The Receiving Line

20130319_083352On any given weekday, I pull into my parking space at the Great Plains Residency Center at approximately 8:30 a.m.

At approximately 8:29.5 a.m., the ducks or geese who congregate at Candle Lake beside my office hone in on the fact that a car is indeed coming their way.  The beacon inside their small duck heads comes from a car-shaped homing device.

“Potential crumbs, potential crumbs, potential crumbs…”

That beacon activates a conditioned response via their legs that then compels said wildlife to descend upon the next possible benefactor.  And at 8:30, that possible benefactor is me.

You would think that after one year and four months of continual, “Hello duckies.  No, duckies – I don’t have crumbs.  Please let me open my car door all the way, duckies…why thank you, duckies, you’re too kind…” chatter from the driver of the white VW they would give up.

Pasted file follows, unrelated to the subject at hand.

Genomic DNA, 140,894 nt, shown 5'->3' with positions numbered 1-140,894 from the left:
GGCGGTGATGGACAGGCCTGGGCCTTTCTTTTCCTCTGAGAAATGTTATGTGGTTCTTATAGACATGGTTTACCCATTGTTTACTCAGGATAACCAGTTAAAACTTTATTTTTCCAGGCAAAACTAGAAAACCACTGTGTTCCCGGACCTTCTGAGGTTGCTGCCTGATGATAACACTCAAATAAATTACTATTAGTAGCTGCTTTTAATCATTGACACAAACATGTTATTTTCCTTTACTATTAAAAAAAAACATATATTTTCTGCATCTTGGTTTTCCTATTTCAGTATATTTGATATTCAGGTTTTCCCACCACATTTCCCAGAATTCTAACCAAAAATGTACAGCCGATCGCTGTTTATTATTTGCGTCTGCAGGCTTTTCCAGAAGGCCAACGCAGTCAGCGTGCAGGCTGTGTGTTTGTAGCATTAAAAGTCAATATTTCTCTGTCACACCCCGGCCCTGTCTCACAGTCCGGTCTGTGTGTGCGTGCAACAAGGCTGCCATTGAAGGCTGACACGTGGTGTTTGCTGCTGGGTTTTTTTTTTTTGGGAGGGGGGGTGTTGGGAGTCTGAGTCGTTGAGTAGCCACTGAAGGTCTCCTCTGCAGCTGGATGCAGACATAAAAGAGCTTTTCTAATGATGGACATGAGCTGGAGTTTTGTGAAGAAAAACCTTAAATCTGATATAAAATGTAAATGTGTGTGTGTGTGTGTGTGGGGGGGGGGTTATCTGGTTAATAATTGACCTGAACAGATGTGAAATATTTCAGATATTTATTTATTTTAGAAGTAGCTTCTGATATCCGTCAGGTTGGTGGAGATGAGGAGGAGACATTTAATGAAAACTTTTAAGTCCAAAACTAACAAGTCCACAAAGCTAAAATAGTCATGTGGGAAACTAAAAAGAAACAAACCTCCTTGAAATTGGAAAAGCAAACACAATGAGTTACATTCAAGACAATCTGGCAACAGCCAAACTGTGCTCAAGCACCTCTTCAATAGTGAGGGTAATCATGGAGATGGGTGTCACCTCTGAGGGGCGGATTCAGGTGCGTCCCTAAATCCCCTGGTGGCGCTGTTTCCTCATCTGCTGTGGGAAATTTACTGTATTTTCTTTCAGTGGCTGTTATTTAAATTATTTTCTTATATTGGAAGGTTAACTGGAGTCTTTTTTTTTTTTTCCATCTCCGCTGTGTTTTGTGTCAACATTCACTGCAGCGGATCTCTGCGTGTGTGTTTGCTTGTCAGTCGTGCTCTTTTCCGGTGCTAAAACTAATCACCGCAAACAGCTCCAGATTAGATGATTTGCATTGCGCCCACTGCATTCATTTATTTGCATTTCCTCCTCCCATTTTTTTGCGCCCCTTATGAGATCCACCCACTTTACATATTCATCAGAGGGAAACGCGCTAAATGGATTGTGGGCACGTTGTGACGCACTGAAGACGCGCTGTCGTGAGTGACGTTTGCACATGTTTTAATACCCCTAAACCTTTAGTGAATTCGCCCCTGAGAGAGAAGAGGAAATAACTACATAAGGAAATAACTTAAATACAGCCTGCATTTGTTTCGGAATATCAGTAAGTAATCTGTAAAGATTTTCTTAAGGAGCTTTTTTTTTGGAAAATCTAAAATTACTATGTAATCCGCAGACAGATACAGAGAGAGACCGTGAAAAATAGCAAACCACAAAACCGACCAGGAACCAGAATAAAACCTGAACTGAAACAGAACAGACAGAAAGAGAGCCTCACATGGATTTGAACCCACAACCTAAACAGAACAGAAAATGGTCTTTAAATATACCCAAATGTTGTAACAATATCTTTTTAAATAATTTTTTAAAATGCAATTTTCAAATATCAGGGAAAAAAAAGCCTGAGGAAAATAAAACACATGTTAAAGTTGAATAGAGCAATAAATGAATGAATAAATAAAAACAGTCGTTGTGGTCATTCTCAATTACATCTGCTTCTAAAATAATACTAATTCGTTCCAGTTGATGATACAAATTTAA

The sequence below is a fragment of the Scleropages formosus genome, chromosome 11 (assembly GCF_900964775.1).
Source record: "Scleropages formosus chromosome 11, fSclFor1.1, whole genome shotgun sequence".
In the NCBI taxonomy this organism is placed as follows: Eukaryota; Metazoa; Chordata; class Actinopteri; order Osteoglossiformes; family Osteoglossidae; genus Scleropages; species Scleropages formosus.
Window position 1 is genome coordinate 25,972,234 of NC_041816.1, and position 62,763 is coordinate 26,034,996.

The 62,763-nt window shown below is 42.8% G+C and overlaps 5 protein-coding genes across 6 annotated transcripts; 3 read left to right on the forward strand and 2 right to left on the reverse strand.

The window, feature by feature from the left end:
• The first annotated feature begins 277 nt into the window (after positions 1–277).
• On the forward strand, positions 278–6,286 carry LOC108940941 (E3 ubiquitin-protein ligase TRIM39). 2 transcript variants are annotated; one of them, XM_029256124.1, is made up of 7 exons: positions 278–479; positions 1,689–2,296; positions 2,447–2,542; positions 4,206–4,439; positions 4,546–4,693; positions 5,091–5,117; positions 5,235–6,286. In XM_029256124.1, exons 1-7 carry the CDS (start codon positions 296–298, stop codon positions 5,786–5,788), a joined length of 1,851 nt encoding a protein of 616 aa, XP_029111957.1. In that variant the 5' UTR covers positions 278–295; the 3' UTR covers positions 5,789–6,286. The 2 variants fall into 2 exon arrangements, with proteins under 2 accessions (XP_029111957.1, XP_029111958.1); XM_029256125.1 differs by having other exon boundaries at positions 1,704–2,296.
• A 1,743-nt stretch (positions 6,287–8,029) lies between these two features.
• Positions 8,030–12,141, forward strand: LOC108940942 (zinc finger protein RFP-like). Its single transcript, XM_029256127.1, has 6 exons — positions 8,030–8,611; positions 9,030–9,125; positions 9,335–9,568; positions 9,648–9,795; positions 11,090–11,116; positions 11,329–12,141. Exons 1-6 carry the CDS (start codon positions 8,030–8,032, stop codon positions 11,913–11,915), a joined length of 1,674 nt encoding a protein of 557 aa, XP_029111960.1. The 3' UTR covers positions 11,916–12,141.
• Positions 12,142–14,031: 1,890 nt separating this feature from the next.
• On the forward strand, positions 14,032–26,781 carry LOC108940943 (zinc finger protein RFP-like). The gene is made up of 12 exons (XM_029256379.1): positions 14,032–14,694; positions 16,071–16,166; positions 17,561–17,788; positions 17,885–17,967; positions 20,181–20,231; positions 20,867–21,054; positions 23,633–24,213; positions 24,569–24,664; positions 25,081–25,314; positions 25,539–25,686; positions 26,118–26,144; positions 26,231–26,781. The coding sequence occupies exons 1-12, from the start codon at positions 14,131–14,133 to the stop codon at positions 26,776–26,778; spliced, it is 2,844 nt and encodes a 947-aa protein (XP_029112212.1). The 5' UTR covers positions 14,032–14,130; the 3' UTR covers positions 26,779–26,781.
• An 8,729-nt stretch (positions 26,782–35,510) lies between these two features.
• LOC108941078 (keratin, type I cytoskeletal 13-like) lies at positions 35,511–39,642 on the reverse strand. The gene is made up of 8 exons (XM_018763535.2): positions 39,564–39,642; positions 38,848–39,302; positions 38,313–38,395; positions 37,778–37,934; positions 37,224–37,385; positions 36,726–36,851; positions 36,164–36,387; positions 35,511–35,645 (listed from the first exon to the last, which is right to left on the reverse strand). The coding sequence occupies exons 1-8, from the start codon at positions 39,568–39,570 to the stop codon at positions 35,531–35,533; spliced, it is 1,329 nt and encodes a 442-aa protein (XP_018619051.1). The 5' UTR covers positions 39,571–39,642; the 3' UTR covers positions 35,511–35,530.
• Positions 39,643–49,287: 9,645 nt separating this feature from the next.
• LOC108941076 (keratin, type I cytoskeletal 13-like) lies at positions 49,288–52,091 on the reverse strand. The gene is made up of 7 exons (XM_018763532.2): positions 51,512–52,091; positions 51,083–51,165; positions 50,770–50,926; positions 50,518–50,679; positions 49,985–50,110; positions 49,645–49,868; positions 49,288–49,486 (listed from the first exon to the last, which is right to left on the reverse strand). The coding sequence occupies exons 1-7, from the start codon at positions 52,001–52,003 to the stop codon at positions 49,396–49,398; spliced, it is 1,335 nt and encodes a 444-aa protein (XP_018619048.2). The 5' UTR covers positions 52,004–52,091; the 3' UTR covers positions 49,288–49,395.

No such luck.  They lift up their necks and stare in my window until I leave the car.  They scooch over just barely to let me into the back seat from where I retrieve my briefcase. And should I ever have supplies I need to get from the trunk of my car, well, they walk that distance with me as well.

I’ve written about these birds before.  I’m very convinced feeding them is non-beneficial.  But I am a human, they are ducks, and I suppose there is always hope.

I had no idea water fowl were so resilient.

8 responses to “The Receiving Line

Leave a Reply

Fill in your details below or click an icon to log in: Logo

You are commenting using your account. Log Out / Change )

Twitter picture

You are commenting using your Twitter account. Log Out / Change )

Facebook photo

You are commenting using your Facebook account. Log Out / Change )

Google+ photo

You are commenting using your Google+ account. Log Out / Change )

Connecting to %s